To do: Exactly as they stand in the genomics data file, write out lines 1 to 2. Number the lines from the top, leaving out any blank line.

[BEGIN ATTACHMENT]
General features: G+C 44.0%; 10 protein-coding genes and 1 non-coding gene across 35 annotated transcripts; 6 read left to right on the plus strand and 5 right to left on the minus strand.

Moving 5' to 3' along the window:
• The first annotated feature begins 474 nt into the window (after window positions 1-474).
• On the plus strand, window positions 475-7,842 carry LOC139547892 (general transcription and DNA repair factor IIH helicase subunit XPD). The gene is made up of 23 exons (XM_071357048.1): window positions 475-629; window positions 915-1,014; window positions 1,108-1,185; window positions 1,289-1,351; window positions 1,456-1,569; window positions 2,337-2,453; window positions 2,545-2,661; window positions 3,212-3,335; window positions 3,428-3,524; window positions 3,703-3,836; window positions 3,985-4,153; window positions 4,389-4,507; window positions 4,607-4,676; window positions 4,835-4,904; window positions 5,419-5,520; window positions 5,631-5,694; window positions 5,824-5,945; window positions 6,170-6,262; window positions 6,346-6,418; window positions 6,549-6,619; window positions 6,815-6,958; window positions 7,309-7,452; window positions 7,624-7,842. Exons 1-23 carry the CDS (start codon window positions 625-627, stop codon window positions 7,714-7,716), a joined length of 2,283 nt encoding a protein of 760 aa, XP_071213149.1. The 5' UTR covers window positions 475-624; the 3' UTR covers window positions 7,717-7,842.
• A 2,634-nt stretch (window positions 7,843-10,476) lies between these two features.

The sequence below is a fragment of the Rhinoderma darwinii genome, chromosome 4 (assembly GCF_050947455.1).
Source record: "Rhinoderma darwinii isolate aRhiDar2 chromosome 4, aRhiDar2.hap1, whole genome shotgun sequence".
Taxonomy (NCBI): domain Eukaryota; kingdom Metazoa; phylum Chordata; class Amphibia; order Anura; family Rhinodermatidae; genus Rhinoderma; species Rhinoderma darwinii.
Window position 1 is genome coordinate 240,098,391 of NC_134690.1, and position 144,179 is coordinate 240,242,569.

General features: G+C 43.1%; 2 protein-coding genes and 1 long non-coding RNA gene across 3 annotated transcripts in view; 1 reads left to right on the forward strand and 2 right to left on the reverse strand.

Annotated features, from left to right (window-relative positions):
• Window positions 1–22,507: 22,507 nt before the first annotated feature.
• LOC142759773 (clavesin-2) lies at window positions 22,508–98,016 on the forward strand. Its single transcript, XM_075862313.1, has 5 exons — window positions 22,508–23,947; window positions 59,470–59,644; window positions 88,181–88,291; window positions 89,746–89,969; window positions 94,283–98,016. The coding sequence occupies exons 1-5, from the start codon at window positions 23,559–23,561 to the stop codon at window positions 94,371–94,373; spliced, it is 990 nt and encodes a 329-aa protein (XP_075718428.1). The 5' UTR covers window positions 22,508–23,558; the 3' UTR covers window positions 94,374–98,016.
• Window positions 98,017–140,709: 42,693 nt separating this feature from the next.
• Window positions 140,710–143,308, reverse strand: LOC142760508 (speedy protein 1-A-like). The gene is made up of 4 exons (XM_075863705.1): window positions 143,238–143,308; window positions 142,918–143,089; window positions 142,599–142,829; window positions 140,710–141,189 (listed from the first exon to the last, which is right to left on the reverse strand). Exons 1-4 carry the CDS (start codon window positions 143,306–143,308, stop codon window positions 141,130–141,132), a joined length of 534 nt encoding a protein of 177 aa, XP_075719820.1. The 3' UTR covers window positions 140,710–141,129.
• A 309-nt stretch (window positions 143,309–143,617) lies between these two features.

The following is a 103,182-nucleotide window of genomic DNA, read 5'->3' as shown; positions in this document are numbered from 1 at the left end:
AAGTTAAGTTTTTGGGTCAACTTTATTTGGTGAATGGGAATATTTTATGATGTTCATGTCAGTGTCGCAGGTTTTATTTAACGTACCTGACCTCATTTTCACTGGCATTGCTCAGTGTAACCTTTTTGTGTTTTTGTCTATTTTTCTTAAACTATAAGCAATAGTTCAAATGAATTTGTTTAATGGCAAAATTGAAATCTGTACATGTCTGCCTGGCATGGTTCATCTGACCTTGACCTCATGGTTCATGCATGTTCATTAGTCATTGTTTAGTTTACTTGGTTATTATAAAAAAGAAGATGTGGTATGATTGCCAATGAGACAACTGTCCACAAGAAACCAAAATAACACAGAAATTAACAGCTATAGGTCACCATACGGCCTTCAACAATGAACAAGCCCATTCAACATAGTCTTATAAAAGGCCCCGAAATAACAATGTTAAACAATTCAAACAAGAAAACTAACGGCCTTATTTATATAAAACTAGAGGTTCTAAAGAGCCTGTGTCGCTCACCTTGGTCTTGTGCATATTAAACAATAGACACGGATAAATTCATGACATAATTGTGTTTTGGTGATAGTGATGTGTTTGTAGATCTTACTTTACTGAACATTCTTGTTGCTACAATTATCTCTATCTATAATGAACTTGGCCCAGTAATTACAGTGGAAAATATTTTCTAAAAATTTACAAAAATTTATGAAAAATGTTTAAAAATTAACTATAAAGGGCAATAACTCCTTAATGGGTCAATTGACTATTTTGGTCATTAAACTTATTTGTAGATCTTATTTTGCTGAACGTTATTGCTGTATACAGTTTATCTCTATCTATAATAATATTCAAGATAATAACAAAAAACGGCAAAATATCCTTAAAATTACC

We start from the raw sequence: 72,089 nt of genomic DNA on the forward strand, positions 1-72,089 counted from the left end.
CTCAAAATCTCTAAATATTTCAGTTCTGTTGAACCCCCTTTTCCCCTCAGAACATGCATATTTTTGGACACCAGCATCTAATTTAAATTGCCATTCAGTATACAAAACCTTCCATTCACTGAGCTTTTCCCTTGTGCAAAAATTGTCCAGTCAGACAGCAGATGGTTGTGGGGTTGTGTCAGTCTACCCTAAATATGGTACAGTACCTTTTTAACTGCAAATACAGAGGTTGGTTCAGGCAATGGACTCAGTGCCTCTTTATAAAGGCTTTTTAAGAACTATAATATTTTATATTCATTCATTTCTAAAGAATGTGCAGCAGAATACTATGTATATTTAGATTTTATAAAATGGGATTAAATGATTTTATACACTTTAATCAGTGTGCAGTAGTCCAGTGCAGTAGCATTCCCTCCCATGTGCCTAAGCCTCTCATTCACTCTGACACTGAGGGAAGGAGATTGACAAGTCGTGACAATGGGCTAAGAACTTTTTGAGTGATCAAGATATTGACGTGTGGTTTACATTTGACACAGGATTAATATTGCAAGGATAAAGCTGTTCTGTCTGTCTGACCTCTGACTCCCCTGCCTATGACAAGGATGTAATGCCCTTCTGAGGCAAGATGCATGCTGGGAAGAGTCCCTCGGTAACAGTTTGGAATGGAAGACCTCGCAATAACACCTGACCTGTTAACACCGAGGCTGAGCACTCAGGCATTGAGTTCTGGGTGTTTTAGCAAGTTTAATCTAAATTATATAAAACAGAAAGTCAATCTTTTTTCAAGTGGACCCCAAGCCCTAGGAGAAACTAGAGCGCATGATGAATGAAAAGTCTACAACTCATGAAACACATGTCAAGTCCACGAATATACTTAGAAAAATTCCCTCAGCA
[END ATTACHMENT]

General features: G+C 44.0%; 10 protein-coding genes and 1 non-coding gene across 35 annotated transcripts; 6 read left to right on the plus strand and 5 right to left on the minus strand.

Moving 5' to 3' along the window: